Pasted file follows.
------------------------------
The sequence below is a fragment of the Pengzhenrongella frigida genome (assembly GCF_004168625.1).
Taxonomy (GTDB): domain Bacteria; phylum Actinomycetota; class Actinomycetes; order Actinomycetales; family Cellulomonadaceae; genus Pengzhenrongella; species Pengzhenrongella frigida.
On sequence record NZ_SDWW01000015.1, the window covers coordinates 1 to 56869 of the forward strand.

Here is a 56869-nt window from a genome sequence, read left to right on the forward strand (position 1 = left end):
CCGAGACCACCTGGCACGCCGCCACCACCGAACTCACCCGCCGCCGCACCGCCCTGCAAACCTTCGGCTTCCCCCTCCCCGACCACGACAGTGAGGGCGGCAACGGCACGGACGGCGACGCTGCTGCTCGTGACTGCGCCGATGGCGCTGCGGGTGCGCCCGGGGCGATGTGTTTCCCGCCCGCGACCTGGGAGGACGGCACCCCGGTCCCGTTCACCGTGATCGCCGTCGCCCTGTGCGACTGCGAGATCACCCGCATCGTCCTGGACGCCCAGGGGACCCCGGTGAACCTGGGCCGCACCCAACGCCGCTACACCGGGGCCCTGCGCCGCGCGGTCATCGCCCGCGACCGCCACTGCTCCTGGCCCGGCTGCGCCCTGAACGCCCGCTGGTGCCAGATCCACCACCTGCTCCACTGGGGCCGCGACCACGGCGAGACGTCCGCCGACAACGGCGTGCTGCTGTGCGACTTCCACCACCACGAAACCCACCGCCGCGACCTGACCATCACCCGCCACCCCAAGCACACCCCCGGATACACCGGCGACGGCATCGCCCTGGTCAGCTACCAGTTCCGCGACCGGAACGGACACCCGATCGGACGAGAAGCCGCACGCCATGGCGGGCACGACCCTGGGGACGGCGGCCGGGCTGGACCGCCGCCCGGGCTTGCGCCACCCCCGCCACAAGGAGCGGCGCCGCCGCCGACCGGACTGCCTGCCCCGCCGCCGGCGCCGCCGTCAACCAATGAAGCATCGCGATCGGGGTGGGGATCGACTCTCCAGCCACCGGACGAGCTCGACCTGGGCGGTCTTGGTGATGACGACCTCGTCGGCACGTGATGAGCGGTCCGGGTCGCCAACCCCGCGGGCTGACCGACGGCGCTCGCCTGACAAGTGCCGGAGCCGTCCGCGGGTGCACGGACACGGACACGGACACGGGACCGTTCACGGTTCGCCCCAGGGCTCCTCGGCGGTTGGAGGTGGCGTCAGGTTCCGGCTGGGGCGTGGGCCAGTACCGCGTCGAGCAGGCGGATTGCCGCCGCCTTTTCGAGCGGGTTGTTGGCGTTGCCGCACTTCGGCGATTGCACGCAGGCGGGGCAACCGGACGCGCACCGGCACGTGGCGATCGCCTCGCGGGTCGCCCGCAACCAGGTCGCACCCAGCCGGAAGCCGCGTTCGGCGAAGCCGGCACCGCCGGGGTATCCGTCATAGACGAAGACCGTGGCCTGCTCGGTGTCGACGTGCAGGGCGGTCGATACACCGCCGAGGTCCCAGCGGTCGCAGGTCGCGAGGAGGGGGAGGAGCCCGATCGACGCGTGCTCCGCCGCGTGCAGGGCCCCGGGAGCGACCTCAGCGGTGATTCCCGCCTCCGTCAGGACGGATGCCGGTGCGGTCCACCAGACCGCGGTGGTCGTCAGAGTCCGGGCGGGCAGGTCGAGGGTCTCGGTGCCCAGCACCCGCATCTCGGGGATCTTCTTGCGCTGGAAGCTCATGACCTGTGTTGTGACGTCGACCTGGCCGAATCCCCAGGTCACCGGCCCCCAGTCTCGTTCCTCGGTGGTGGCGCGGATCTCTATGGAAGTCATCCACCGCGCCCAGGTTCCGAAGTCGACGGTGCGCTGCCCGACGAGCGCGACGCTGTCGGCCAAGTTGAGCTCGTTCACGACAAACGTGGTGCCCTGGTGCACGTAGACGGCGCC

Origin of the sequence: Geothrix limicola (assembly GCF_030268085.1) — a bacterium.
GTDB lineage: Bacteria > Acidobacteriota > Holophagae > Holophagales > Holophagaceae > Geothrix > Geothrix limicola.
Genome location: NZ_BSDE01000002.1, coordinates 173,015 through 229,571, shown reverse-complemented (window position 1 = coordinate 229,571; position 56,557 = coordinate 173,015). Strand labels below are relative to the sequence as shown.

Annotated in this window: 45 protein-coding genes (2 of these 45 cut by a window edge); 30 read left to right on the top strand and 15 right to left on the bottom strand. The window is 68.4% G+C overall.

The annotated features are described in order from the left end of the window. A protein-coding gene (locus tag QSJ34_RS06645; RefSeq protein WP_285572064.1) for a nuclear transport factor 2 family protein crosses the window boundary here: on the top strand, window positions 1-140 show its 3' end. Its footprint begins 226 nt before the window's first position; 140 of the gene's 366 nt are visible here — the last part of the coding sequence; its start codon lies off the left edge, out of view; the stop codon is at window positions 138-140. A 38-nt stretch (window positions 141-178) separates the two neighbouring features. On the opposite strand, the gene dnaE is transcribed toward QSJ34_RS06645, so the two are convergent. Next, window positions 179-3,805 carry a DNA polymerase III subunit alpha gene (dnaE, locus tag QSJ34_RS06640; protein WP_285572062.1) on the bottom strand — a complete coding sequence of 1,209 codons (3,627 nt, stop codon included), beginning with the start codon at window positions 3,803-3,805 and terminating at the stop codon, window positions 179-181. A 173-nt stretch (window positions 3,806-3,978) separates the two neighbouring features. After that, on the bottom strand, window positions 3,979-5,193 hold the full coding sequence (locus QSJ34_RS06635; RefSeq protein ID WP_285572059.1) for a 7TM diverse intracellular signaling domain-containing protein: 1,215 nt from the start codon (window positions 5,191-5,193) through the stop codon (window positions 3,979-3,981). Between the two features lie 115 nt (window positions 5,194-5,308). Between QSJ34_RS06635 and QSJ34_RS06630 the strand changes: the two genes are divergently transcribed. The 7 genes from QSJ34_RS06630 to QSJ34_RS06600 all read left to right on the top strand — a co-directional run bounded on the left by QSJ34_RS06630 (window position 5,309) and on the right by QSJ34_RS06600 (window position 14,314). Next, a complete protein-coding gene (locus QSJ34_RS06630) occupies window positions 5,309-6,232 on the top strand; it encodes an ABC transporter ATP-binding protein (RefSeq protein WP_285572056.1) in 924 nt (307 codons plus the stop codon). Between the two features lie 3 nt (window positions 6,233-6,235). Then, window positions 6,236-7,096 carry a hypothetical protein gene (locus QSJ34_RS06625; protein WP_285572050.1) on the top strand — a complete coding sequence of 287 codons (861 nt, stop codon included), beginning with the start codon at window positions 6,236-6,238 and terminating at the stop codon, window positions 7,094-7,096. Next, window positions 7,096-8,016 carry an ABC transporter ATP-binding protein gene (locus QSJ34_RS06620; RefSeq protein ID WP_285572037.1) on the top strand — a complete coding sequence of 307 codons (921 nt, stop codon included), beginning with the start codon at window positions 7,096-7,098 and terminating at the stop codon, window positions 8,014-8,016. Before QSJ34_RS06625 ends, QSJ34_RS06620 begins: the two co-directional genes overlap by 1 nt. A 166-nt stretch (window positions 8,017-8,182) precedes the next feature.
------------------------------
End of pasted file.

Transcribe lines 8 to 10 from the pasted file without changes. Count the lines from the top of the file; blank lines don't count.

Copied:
Genome location: NZ_BSDE01000002.1, coordinates 173,015 through 229,571, shown reverse-complemented (window position 1 = coordinate 229,571; position 56,557 = coordinate 173,015). Strand labels below are relative to the sequence as shown.

Annotated in this window: 45 protein-coding genes (2 of these 45 cut by a window edge); 30 read left to right on the top strand and 15 right to left on the bottom strand. The window is 68.4% G+C overall.

The annotated features are described in order from the left end of the window. A protein-coding gene (locus tag QSJ34_RS06645; RefSeq protein WP_285572064.1) for a nuclear transport factor 2 family protein crosses the window boundary here: on the top strand, window positions 1-140 show its 3' end. Its footprint begins 226 nt before the window's first position; 140 of the gene's 366 nt are visible here — the last part of the coding sequence; its start codon lies off the left edge, out of view; the stop codon is at window positions 138-140. A 38-nt stretch (window positions 141-178) separates the two neighbouring features. On the opposite strand, the gene dnaE is transcribed toward QSJ34_RS06645, so the two are convergent. Next, window positions 179-3,805 carry a DNA polymerase III subunit alpha gene (dnaE, locus tag QSJ34_RS06640; protein WP_285572062.1) on the bottom strand — a complete coding sequence of 1,209 codons (3,627 nt, stop codon included), beginning with the start codon at window positions 3,803-3,805 and terminating at the stop codon, window positions 179-181. A 173-nt stretch (window positions 3,806-3,978) separates the two neighbouring features. After that, on the bottom strand, window positions 3,979-5,193 hold the full coding sequence (locus QSJ34_RS06635; RefSeq protein ID WP_285572059.1) for a 7TM diverse intracellular signaling domain-containing protein: 1,215 nt from the start codon (window positions 5,191-5,193) through the stop codon (window positions 3,979-3,981). Between the two features lie 115 nt (window positions 5,194-5,308). Between QSJ34_RS06635 and QSJ34_RS06630 the strand changes: the two genes are divergently transcribed. The 7 genes from QSJ34_RS06630 to QSJ34_RS06600 all read left to right on the top strand — a co-directional run bounded on the left by QSJ34_RS06630 (window position 5,309) and on the right by QSJ34_RS06600 (window position 14,314). Next, a complete protein-coding gene (locus QSJ34_RS06630) occupies window positions 5,309-6,232 on the top strand; it encodes an ABC transporter ATP-binding protein (RefSeq protein WP_285572056.1) in 924 nt (307 codons plus the stop codon). Between the two features lie 3 nt (window positions 6,233-6,235). Then, window positions 6,236-7,096 carry a hypothetical protein gene (locus QSJ34_RS06625; protein WP_285572050.1) on the top strand — a complete coding sequence of 287 codons (861 nt, stop codon included), beginning with the start codon at window positions 6,236-6,238 and terminating at the stop codon, window positions 7,094-7,096. Next, window positions 7,096-8,016 carry an ABC transporter ATP-binding protein gene (locus QSJ34_RS06620; RefSeq protein ID WP_285572037.1) on the top strand — a complete coding sequence of 307 codons (921 nt, stop codon included), beginning with the start codon at window positions 7,096-7,098 and terminating at the stop codon, window positions 8,014-8,016. Before QSJ34_RS06625 ends, QSJ34_RS06620 begins: the two co-directional genes overlap by 1 nt. A 166-nt stretch (window positions 8,017-8,182) precedes the next feature.